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Variables with Awk

Awk comes with some predefined variables, like NF for number of fields or OFS for field separator. If you wanna know more about these ‘man awk’ and search for ‘Built-in Variables’. In this post we are going to talk about using your own variables just like in any other programming language. If you are new to awk start here:

Awk variables example

If we want to find the biggest number in a file we could do something like this:

awk '{ if($1 > max) max = $1; } END { print max }' my_file

There is a few interesting things in this line. To start with we don’t need to declare our variable which is cool, but what I want you to pay attention to is that variables in awk don’t have a leading $, neither when assigning or accessing the value, this may be a bit confusing if you are used to do bash scripting. Here the leading $ always references fields so if you used $max instead it wouldn’t work as expected.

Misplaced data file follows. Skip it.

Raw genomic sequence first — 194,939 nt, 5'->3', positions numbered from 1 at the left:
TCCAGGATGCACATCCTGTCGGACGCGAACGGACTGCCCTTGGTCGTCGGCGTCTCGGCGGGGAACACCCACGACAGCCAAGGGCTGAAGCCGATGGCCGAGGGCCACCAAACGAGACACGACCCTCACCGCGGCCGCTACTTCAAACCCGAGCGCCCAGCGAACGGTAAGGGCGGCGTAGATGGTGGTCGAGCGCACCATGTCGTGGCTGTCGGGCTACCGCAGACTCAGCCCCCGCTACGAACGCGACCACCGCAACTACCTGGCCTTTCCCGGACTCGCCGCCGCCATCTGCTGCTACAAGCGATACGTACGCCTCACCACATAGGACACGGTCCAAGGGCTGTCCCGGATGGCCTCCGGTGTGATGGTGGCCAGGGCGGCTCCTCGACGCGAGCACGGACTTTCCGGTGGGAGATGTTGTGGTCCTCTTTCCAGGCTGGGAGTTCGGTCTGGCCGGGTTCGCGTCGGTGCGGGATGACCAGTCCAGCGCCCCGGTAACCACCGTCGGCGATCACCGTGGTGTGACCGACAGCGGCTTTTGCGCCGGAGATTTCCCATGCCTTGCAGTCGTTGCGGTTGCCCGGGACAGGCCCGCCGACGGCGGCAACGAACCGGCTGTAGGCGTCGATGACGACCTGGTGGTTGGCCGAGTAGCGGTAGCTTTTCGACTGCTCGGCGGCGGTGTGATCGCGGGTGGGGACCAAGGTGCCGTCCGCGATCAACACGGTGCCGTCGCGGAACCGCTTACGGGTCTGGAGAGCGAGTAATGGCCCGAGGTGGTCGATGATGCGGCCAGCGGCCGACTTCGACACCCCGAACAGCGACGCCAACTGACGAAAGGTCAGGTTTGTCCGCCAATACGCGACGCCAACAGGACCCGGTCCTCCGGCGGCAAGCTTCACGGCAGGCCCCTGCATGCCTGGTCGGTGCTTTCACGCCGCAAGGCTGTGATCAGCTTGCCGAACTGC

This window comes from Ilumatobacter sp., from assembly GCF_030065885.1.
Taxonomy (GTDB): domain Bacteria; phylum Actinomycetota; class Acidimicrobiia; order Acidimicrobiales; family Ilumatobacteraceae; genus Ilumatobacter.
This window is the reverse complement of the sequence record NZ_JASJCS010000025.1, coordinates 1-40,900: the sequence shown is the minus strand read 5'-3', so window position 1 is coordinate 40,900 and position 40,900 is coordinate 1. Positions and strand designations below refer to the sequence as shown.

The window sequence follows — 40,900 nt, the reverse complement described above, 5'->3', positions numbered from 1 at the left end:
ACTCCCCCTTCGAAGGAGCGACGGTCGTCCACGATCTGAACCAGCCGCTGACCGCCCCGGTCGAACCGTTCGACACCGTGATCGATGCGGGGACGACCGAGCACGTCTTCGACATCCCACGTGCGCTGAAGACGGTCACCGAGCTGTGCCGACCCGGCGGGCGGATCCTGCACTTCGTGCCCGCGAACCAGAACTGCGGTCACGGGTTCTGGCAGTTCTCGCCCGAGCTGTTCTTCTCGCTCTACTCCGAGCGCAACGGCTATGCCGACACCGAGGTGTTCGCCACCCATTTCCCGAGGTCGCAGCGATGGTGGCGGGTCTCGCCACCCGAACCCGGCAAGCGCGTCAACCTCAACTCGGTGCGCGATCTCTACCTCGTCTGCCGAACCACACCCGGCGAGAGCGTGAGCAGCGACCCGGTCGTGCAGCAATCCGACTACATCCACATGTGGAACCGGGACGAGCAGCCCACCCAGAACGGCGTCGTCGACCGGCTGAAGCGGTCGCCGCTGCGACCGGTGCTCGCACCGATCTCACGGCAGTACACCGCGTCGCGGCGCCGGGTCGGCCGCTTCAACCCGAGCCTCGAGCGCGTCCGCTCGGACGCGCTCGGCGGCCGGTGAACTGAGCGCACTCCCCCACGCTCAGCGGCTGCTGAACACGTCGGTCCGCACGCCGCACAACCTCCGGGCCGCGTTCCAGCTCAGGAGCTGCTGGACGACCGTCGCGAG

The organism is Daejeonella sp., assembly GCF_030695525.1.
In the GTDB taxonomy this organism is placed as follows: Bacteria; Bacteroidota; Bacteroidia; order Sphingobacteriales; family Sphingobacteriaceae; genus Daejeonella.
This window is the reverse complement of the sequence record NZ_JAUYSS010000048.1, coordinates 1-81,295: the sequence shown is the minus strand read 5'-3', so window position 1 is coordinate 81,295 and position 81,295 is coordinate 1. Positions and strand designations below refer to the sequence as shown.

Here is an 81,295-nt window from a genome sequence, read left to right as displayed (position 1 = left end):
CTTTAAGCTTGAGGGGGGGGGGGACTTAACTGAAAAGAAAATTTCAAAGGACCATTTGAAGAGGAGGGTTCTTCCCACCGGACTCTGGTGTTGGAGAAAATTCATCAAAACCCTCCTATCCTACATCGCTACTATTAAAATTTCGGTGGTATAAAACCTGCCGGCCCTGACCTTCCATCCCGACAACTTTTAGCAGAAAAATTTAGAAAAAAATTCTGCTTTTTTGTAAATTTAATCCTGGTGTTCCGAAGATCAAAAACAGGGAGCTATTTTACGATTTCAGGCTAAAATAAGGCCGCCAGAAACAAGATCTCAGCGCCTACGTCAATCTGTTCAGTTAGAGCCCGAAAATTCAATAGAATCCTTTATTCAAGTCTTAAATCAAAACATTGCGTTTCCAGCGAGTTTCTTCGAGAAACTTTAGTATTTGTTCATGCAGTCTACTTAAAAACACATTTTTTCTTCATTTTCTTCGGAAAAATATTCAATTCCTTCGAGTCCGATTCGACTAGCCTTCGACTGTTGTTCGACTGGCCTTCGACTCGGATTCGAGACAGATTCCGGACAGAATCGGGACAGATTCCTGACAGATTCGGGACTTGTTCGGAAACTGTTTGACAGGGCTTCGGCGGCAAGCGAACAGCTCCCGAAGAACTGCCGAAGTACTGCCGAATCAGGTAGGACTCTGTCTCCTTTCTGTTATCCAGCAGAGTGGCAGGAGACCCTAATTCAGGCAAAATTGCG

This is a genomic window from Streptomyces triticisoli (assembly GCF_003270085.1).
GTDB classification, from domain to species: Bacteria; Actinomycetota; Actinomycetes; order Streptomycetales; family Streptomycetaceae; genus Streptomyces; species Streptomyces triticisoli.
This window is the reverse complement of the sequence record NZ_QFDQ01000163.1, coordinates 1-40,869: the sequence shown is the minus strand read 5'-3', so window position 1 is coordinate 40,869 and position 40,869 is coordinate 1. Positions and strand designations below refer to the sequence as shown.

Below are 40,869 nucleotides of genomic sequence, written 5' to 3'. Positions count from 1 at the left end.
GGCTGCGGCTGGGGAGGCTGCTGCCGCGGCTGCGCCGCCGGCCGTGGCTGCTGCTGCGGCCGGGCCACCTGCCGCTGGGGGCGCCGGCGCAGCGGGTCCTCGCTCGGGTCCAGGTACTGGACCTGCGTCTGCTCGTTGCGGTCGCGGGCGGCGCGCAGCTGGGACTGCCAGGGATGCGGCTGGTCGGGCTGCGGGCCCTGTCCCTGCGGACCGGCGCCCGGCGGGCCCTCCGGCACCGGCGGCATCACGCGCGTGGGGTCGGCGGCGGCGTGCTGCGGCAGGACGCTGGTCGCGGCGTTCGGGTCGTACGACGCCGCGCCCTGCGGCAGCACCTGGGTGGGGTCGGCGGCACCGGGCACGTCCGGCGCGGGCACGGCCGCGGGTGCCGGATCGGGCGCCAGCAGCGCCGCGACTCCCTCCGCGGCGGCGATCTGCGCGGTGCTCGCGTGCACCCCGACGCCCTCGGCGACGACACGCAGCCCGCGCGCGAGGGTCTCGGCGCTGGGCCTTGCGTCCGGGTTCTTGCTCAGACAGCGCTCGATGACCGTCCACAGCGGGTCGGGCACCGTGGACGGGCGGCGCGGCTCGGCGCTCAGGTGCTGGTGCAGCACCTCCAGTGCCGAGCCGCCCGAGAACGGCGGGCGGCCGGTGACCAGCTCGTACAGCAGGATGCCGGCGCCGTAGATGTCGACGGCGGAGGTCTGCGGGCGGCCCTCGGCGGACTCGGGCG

Then there is this END statement, which allows us to execute some code after all the lines of input have been processed. There is also a BEGIN statement which does exactly what you would expect.

Finally here is an Awk reference card you may find useful: